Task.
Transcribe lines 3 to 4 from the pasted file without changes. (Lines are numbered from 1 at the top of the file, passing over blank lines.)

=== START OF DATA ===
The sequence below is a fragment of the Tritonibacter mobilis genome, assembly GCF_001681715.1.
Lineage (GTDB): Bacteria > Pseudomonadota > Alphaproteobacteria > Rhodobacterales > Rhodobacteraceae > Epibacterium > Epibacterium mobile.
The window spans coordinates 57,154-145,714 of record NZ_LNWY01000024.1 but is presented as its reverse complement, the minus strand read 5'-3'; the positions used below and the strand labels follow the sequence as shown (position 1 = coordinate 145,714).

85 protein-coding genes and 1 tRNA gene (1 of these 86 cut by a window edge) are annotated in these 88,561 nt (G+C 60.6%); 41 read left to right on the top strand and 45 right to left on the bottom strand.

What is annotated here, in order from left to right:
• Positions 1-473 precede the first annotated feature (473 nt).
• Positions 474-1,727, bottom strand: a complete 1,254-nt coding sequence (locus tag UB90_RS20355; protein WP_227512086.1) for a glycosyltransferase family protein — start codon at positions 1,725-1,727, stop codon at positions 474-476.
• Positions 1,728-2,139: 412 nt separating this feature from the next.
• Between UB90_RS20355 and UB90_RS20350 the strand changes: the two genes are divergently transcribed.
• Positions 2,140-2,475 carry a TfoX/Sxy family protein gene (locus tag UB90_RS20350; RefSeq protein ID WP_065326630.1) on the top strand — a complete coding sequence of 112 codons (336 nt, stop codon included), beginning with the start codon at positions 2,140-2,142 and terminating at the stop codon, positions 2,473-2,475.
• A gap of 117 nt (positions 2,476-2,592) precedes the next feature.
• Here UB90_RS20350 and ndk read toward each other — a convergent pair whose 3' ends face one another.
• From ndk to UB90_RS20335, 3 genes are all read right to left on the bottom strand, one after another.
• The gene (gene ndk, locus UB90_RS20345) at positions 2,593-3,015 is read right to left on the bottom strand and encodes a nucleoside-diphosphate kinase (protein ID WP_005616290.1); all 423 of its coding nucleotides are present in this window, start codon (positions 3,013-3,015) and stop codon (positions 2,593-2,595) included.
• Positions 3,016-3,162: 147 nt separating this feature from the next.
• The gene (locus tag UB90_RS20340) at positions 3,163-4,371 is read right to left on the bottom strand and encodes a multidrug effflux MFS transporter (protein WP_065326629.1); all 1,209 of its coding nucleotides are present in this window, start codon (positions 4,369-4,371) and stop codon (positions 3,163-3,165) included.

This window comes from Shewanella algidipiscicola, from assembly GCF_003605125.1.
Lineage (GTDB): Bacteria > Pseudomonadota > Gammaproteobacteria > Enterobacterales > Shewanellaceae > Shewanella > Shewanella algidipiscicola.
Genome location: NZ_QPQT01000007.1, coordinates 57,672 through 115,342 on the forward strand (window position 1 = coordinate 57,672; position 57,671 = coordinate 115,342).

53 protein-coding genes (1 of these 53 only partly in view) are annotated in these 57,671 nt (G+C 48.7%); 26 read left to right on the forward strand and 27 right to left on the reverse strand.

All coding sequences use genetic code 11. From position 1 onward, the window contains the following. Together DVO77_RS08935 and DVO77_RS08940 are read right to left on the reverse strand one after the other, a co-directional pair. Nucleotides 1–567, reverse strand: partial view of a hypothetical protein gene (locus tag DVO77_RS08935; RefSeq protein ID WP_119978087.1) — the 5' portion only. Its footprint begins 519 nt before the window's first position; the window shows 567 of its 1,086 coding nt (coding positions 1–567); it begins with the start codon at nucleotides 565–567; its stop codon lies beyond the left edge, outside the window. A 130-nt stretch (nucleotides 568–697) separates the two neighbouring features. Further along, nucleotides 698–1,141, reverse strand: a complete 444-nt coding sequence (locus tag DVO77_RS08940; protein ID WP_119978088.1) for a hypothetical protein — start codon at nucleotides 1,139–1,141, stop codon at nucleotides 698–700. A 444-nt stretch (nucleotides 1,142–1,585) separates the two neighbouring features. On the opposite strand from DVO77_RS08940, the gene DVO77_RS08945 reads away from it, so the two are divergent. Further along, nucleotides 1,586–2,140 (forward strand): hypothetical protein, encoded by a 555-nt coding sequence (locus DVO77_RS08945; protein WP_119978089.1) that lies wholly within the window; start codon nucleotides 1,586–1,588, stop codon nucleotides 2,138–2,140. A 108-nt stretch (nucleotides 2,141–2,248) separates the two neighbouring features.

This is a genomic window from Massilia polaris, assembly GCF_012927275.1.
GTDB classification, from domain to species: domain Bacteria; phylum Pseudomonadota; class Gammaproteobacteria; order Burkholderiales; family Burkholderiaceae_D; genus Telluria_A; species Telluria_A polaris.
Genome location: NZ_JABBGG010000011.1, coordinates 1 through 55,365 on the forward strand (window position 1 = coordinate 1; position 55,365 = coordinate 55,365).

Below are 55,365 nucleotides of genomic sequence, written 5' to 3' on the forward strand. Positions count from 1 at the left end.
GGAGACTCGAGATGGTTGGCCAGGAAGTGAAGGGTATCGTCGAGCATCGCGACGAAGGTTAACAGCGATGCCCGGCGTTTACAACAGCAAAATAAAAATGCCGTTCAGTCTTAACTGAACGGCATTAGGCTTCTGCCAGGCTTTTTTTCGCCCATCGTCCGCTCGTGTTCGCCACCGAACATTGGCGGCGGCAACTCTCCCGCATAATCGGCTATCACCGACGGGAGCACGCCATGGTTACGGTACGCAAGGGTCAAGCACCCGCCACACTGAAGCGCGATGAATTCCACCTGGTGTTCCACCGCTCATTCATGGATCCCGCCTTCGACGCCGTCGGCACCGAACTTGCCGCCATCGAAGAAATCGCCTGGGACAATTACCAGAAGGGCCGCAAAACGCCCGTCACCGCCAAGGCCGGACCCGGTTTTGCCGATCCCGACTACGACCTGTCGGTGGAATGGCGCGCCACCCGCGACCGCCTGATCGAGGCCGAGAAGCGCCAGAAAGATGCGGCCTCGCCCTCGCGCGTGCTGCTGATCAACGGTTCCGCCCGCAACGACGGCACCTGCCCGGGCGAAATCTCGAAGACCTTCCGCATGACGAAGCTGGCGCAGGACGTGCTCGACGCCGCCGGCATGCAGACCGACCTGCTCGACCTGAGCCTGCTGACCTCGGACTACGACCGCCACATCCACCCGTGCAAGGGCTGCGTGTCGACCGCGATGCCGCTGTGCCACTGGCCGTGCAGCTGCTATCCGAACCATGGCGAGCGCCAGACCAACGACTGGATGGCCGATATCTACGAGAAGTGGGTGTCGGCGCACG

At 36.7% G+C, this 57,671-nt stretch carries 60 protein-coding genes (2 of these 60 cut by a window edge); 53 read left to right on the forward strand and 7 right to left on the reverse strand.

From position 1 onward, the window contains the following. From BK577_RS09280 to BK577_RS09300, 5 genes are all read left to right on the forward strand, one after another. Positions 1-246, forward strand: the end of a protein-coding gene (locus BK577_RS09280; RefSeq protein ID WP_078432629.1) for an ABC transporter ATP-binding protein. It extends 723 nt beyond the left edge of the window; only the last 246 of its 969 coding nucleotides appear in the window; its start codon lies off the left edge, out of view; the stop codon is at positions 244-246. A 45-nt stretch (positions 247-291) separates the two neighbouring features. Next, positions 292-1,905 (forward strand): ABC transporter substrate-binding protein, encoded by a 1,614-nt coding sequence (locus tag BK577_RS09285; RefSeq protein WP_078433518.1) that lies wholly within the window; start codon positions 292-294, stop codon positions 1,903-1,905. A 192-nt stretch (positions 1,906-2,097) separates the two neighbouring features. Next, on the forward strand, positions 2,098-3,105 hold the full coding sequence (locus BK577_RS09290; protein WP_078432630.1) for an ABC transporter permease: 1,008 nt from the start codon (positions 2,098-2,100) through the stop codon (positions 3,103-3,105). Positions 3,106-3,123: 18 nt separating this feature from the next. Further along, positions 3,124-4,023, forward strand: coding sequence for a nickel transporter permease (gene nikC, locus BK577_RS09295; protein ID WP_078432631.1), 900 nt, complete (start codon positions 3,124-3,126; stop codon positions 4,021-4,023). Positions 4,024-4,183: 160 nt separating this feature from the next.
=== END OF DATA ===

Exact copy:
The window spans coordinates 57,154-145,714 of record NZ_LNWY01000024.1 but is presented as its reverse complement, the minus strand read 5'-3'; the positions used below and the strand labels follow the sequence as shown (position 1 = coordinate 145,714).

85 protein-coding genes and 1 tRNA gene (1 of these 86 cut by a window edge) are annotated in these 88,561 nt (G+C 60.6%); 41 read left to right on the top strand and 45 right to left on the bottom strand.